Nawawi Foundation Papers
Read, download or purchase Dr. Umar's published works below.
mercy, the stamp of creation
This paper examines the role of mercy in the Islamic tradition and eternal salvation, and its imprint on all affairs of the universe. Although Islam is often proclaimed as the ‘religion of peace,’ theologically, it is more accurate to refer to it as the ‘religion of mercy.’
one god, many names
This paper addresses the primordial origin of the divine names of God in order to establish the equivalency of the Biblical ‘God’ to Islam’s ‘Allah’ and the need for American Muslims to embrace both.
Islam and the cultural imperative
This article addresses the fundamental need for American Muslims – among the most promising, wealthiest and educated Muslim minorities in history – to consciously establish a new, unique cultural identity. To lay down roots and survive, Islam must reflect the good in America’s diverse races and ethnicities.
Innovation & Creativity in Islam
This article examines two fundamental concepts essential to the dynamic application of Islam: bid‘a (innovation) and ijtihad (critical thinking for solutions to new problems). Both concepts are meant to preserve continuity with Islam’s original sources while renewing the religion’s vitality as a dynamic faith.
seek knowledge in china
This paper casts light on Islam’s long history in China and the cultural genius of its indigenous Muslims, who fashioned a way of life that preserved their Islamic identity, while making them active participants in the highly developed non-Muslim civilization around them.
Turks, Moors, & Moriscos in Early America
This paper focuses on the first British colony in the New World, the so-called “lost colony” of Roanoke (1585-1590). Roanoke was established for the primary purpose of attacking Spanish ships bearing large amounts of gold and silver from Spain’s American colonies to imperial Spain, which, at the time, constituted England’s primary military, political, and religious rival.
Malik and Medina
Malik and Medina constitutes a comparative study of early Islamic legal reasoning and provides a broad survey of law in the formative period as reflected in Medina as well as in other centers of early Islamic legal thought such as Kufa, Basra, Mecca, and Syria. This book studies the legal reasoning of Malik ibn Anas. It emphasizes that the Sunni schools of law emerged during the formative period as independent legal methodologies.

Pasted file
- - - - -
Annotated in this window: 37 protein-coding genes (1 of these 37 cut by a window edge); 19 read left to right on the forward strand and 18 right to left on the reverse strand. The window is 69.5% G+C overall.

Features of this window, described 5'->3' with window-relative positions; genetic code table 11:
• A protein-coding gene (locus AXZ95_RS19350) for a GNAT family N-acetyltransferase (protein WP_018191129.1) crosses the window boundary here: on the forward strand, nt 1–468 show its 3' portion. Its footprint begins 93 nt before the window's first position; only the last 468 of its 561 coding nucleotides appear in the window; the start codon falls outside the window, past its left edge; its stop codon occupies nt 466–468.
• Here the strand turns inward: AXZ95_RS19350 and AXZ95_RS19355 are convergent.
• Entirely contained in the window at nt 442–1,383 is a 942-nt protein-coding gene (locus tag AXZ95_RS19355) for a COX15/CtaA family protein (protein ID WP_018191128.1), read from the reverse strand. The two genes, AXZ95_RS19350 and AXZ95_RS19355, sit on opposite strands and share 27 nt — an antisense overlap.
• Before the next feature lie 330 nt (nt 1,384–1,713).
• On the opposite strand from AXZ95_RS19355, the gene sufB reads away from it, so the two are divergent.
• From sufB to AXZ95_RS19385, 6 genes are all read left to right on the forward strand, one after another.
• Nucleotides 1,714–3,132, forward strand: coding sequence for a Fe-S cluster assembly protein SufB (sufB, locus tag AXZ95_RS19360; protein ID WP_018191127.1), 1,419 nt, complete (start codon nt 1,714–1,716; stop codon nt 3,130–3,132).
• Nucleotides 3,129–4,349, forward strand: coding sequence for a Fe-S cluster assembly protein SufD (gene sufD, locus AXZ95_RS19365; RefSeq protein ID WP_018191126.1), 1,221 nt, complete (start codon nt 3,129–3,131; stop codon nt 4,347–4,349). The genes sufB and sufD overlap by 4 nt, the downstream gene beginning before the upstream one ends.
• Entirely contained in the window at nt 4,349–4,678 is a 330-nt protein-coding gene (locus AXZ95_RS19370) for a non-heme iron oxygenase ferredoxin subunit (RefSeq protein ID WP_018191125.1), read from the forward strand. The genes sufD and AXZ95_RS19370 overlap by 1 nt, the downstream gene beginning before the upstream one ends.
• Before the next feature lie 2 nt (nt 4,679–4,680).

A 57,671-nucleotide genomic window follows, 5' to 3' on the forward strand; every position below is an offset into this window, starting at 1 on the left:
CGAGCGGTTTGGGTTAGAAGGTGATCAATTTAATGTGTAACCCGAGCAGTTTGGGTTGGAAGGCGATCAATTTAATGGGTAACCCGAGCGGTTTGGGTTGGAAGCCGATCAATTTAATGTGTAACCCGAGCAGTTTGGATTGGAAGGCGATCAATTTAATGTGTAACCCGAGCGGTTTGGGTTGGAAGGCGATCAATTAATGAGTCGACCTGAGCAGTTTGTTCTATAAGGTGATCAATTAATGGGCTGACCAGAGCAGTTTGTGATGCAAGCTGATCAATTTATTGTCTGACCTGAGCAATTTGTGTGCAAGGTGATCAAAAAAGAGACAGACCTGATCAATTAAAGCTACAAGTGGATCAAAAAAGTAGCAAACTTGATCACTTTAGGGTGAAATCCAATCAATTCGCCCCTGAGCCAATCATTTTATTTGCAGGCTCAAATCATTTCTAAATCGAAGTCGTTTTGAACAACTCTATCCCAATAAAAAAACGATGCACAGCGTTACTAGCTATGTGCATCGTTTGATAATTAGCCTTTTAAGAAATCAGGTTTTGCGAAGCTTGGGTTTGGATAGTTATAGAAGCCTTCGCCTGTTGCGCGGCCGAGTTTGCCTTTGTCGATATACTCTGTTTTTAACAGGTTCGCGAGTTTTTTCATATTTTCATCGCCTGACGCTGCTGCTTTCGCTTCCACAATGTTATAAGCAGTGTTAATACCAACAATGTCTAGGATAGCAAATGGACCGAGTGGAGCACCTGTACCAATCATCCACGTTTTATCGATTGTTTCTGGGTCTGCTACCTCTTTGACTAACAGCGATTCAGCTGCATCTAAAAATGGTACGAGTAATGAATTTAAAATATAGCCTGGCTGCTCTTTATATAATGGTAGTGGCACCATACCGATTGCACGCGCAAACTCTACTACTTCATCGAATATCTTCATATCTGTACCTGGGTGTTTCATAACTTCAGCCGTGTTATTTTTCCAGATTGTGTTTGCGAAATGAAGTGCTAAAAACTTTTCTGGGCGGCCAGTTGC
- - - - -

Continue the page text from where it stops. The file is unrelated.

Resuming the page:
A Muslim in Victorian America: The Life of Alexander Russell Webb
In this first-ever biography of Webb, Umar F. Abd-Allah examines Webb's life and uses it as a window through which to explore the early history of Islam in America. Except for his adopted faith, every aspect of Webb's life was, as Abd-Allah shows, quintessentially characteristic of his place and time. It was because he was so typically American that he was able to serve as Islam's ambassador to America (and vice versa). As America's Muslim community grows and becomes more visible, Webb's life and the virtues he championed - pluralism, liberalism, universal humanity, and a sense of civic and political responsibility - exemplify what it means to be an American Muslim.
Al-Iman Fitra: A Study of Primordial Faith in the Qur’an and Sunna
The understanding of this primordial nature in Islam is broad, and the book undertakes to elucidate that. But special focus is given in particular to primordial faith, with respect to its being—in light of the Qur’an and the Sunna—a primordial nature implanted in all of humanity. The book’s discussions then transition from primordial nature in the Book and the Sunna to an investigation of the phenomenon of faith in ‘primitive’ and ‘civilized’ sects and creeds, ancient and modern, in order to compare what is affirmed about primordial faith in Islam with what other peoples’ experiences have borne witness to. The book occasionally takes up the phenomena of faith rejection, such as the positions of the disbelievers among the ancient Indians, Chinese, and Greeks, and the schools of scepticism and atheism in the modern era.